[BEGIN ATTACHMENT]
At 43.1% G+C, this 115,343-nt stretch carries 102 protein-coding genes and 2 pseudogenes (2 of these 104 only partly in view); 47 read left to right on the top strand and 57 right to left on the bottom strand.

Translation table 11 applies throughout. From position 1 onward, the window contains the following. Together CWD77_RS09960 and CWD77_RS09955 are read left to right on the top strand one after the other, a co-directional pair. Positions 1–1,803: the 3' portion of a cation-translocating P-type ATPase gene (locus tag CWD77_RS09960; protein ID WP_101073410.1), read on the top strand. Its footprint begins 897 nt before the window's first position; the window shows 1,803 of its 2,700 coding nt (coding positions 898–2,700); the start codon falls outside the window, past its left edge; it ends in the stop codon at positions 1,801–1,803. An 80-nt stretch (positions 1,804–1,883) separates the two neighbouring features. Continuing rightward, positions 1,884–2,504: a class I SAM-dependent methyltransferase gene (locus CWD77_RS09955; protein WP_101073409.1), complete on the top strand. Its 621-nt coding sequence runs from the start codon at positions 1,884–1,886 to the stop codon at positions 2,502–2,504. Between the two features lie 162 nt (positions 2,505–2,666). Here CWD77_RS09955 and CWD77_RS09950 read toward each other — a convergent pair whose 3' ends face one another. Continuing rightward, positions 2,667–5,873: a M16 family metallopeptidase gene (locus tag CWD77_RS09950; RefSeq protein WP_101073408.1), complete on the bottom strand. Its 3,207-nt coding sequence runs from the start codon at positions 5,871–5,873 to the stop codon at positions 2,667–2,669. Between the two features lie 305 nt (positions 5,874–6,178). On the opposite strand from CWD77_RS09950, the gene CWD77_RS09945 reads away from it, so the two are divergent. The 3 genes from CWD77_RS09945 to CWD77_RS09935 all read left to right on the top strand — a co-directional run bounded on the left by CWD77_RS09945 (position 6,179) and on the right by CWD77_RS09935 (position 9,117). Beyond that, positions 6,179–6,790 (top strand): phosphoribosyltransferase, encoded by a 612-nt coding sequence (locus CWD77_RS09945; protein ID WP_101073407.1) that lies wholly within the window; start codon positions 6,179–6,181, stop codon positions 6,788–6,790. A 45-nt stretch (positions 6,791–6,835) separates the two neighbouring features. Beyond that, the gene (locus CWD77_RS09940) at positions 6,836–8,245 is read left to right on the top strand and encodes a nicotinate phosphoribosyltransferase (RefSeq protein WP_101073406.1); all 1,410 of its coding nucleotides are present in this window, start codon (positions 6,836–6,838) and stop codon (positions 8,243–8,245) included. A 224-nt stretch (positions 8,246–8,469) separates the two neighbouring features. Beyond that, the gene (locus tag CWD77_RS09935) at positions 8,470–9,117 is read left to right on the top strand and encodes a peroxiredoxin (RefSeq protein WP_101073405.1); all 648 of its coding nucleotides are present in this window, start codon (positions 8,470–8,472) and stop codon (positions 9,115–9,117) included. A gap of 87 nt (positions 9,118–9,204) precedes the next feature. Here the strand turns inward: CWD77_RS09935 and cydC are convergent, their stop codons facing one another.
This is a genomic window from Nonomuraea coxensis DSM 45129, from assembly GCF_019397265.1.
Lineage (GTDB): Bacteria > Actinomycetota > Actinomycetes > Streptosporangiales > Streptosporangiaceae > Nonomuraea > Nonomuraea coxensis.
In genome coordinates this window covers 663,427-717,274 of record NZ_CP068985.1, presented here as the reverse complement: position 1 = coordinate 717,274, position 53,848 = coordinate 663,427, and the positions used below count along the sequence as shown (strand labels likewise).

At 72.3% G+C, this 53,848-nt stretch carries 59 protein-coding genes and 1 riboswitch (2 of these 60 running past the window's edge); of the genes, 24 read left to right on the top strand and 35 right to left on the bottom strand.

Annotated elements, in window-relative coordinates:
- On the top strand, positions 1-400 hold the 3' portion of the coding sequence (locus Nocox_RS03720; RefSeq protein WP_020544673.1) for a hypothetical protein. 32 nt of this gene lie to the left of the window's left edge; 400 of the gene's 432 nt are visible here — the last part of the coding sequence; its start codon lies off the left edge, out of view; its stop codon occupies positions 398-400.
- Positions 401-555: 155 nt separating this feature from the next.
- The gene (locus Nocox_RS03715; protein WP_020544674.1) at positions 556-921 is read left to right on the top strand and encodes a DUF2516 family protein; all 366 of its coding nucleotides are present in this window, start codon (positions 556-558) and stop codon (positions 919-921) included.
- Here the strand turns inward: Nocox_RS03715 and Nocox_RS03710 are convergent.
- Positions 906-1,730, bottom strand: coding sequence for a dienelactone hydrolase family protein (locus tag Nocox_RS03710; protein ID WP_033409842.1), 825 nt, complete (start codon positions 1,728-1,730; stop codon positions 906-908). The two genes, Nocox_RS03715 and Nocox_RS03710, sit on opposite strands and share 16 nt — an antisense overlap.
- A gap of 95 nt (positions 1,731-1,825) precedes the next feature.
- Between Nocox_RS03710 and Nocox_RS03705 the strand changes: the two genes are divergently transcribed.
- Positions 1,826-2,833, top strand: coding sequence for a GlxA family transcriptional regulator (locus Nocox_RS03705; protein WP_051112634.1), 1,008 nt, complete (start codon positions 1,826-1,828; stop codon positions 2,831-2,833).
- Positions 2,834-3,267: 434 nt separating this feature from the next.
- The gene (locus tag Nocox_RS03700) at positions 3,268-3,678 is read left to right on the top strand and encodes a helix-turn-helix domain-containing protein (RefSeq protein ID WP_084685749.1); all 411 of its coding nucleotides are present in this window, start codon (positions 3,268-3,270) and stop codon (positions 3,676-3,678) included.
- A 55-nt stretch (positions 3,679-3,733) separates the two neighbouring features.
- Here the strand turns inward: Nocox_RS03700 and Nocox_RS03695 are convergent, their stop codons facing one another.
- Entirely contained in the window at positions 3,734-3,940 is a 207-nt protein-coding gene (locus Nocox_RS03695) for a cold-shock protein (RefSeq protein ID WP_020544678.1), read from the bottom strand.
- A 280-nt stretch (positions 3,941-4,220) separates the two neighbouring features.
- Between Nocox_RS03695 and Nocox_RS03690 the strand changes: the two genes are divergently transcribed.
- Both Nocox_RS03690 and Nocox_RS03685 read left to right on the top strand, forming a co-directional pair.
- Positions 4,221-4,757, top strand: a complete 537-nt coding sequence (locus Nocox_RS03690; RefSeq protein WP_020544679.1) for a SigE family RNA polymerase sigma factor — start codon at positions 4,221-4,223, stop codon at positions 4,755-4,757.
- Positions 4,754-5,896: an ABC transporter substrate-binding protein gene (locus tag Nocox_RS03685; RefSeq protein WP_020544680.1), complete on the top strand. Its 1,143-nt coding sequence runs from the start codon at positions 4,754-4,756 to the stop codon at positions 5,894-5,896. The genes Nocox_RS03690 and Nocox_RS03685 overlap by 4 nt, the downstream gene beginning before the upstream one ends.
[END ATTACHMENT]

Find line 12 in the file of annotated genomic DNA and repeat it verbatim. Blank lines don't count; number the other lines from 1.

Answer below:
- Positions 906-1,730, bottom strand: coding sequence for a dienelactone hydrolase family protein (locus tag Nocox_RS03710; protein ID WP_033409842.1), 825 nt, complete (start codon positions 1,728-1,730; stop codon positions 906-908). The two genes, Nocox_RS03715 and Nocox_RS03710, sit on opposite strands and share 16 nt — an antisense overlap.